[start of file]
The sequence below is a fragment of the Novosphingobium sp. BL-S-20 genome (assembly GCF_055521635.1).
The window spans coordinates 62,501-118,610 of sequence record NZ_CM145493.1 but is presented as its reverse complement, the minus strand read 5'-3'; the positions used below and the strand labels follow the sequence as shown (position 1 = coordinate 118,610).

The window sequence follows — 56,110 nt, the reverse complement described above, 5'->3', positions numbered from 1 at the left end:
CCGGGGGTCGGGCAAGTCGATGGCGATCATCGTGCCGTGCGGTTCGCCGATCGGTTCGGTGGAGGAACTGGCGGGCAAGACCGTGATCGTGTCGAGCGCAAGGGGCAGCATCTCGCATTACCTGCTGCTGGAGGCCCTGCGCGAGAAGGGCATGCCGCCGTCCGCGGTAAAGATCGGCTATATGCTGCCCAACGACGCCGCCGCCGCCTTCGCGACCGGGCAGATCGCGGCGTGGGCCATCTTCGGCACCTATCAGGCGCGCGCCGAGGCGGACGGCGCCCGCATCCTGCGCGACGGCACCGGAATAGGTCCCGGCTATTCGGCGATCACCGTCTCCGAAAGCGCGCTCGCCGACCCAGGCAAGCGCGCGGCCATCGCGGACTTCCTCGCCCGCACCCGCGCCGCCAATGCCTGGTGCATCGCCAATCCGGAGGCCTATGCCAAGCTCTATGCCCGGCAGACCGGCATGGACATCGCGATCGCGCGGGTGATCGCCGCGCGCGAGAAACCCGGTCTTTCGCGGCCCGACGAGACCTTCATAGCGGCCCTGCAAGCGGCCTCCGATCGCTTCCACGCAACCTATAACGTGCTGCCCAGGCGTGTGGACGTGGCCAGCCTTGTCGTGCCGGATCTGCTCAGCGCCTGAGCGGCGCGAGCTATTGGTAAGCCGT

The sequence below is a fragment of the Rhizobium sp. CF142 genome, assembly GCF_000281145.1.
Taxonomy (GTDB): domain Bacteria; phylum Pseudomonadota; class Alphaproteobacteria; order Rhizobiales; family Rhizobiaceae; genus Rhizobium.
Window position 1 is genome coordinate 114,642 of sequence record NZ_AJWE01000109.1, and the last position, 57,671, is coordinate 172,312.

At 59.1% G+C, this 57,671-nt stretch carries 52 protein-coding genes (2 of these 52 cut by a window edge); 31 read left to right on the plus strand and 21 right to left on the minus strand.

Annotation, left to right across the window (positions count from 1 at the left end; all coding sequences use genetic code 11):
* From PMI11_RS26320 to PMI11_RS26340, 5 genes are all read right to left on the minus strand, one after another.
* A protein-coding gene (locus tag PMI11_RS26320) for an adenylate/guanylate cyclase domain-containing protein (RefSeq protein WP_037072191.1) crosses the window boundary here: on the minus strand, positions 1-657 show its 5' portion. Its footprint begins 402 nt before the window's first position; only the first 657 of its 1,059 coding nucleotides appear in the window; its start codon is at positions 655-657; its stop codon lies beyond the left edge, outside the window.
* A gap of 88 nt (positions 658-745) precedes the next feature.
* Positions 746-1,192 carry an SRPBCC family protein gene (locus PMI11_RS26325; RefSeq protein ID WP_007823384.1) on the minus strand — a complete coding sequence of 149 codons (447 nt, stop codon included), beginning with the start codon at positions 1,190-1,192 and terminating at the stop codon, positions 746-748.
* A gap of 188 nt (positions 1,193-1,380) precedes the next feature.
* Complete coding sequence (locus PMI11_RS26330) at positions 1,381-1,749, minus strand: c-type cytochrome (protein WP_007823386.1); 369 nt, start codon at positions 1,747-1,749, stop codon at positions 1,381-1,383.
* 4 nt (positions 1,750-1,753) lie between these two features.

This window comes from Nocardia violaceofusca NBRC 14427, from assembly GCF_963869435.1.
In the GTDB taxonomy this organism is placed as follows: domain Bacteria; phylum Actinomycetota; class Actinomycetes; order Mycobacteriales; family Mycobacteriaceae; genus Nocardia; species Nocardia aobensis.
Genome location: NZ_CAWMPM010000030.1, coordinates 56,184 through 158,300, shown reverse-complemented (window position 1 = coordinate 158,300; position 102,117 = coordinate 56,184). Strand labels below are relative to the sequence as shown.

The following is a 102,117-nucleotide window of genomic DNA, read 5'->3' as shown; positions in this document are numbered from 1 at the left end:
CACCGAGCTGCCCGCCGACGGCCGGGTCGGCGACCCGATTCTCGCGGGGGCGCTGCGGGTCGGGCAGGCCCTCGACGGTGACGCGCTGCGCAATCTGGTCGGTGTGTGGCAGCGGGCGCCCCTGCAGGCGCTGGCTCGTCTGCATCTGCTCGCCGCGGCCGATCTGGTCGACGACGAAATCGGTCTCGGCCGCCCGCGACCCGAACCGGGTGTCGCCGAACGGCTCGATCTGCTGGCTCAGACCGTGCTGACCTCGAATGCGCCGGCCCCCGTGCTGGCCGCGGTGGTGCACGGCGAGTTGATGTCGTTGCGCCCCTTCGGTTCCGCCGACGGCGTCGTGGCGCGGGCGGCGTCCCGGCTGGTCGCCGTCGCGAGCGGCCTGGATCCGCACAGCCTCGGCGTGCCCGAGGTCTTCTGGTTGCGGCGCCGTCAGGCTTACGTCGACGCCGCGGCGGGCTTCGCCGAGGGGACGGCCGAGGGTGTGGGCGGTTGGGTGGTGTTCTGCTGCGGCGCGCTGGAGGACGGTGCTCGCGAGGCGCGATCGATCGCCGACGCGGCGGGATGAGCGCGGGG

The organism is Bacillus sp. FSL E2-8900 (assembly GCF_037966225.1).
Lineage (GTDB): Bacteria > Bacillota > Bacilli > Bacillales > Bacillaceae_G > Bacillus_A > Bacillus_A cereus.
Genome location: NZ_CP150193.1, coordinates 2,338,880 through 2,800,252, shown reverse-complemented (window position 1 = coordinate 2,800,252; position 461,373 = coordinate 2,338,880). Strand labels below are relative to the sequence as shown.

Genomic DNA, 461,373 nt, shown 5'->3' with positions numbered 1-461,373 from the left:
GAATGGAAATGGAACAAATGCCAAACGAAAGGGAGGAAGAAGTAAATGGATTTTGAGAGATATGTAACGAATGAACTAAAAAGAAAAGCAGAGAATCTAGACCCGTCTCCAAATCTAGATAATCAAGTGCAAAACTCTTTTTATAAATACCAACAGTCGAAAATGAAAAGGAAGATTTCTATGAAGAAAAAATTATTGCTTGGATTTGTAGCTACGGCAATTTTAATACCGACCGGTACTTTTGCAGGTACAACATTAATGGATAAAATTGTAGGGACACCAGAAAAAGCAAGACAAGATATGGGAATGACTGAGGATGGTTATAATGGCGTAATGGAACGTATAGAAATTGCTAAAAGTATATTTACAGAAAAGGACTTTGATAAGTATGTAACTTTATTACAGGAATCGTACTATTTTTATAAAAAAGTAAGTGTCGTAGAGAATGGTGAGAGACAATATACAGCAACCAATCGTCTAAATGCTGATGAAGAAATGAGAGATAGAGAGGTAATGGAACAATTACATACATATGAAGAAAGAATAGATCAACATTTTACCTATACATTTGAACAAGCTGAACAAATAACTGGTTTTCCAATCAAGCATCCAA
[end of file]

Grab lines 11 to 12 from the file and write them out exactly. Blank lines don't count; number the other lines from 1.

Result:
* A protein-coding gene (locus tag PMI11_RS26320) for an adenylate/guanylate cyclase domain-containing protein (RefSeq protein WP_037072191.1) crosses the window boundary here: on the minus strand, positions 1-657 show its 5' portion. Its footprint begins 402 nt before the window's first position; only the first 657 of its 1,059 coding nucleotides appear in the window; its start codon is at positions 655-657; its stop codon lies beyond the left edge, outside the window.
* A gap of 88 nt (positions 658-745) precedes the next feature.